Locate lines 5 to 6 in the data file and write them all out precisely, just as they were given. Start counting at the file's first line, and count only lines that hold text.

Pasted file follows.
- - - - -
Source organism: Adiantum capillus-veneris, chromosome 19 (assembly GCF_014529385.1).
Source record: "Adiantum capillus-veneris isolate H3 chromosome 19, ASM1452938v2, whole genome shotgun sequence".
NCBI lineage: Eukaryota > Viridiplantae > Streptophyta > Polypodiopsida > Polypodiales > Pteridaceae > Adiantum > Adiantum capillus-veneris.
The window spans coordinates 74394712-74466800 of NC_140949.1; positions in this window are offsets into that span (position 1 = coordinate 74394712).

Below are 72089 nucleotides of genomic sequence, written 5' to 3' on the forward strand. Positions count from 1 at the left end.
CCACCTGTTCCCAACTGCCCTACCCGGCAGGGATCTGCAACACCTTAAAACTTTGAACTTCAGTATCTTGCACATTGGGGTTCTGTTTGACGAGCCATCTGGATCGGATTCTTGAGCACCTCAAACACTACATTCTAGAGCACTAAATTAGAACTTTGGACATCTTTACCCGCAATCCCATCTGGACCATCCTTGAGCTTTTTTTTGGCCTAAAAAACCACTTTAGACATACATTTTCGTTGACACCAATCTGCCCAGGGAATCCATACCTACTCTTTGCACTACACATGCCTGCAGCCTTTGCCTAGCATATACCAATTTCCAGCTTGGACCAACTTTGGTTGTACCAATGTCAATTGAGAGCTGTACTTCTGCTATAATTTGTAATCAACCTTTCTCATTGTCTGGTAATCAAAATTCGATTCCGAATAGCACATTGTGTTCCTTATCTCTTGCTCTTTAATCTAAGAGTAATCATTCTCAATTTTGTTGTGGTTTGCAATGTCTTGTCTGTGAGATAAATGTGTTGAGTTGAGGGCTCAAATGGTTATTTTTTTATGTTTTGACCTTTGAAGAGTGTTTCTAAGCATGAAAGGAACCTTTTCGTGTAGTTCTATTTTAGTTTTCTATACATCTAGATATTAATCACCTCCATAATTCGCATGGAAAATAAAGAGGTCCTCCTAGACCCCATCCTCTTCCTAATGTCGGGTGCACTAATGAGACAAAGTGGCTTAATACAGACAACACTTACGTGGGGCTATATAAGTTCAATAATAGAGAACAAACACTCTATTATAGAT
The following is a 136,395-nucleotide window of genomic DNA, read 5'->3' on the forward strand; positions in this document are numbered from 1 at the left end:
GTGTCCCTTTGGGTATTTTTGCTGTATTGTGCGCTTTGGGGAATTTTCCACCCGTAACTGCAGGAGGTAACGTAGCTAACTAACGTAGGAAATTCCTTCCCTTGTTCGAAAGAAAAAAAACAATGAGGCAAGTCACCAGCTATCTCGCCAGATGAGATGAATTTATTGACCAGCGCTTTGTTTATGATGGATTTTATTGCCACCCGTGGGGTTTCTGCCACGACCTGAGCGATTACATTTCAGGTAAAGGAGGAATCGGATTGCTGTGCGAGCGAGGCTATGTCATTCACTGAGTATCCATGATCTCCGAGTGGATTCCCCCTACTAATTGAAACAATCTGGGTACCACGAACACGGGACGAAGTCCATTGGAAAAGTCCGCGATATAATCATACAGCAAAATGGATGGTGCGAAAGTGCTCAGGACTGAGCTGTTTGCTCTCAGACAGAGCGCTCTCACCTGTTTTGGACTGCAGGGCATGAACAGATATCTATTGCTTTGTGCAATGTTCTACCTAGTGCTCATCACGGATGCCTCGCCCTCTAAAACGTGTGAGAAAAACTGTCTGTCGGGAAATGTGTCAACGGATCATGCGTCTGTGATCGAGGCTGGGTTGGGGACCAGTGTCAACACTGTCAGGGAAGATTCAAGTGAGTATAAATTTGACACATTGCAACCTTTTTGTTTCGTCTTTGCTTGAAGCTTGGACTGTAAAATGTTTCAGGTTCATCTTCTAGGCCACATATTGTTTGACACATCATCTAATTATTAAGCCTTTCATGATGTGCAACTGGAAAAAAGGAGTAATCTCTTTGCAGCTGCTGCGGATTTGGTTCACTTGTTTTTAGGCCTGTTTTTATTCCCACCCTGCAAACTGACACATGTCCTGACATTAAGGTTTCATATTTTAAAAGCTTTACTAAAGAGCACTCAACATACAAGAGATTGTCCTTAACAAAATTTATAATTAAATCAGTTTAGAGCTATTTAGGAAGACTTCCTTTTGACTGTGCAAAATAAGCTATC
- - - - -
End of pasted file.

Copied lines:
Below are 72089 nucleotides of genomic sequence, written 5' to 3' on the forward strand. Positions count from 1 at the left end.
CCACCTGTTCCCAACTGCCCTACCCGGCAGGGATCTGCAACACCTTAAAACTTTGAACTTCAGTATCTTGCACATTGGGGTTCTGTTTGACGAGCCATCTGGATCGGATTCTTGAGCACCTCAAACACTACATTCTAGAGCACTAAATTAGAACTTTGGACATCTTTACCCGCAATCCCATCTGGACCATCCTTGAGCTTTTTTTTGGCCTAAAAAACCACTTTAGACATACATTTTCGTTGACACCAATCTGCCCAGGGAATCCATACCTACTCTTTGCACTACACATGCCTGCAGCCTTTGCCTAGCATATACCAATTTCCAGCTTGGACCAACTTTGGTTGTACCAATGTCAATTGAGAGCTGTACTTCTGCTATAATTTGTAATCAACCTTTCTCATTGTCTGGTAATCAAAATTCGATTCCGAATAGCACATTGTGTTCCTTATCTCTTGCTCTTTAATCTAAGAGTAATCATTCTCAATTTTGTTGTGGTTTGCAATGTCTTGTCTGTGAGATAAATGTGTTGAGTTGAGGGCTCAAATGGTTATTTTTTTATGTTTTGACCTTTGAAGAGTGTTTCTAAGCATGAAAGGAACCTTTTCGTGTAGTTCTATTTTAGTTTTCTATACATCTAGATATTAATCACCTCCATAATTCGCATGGAAAATAAAGAGGTCCTCCTAGACCCCATCCTCTTCCTAATGTCGGGTGCACTAATGAGACAAAGTGGCTTAATACAGACAACACTTACGTGGGGCTATATAAGTTCAATAATAGAGAACAAACACTCTATTATAGAT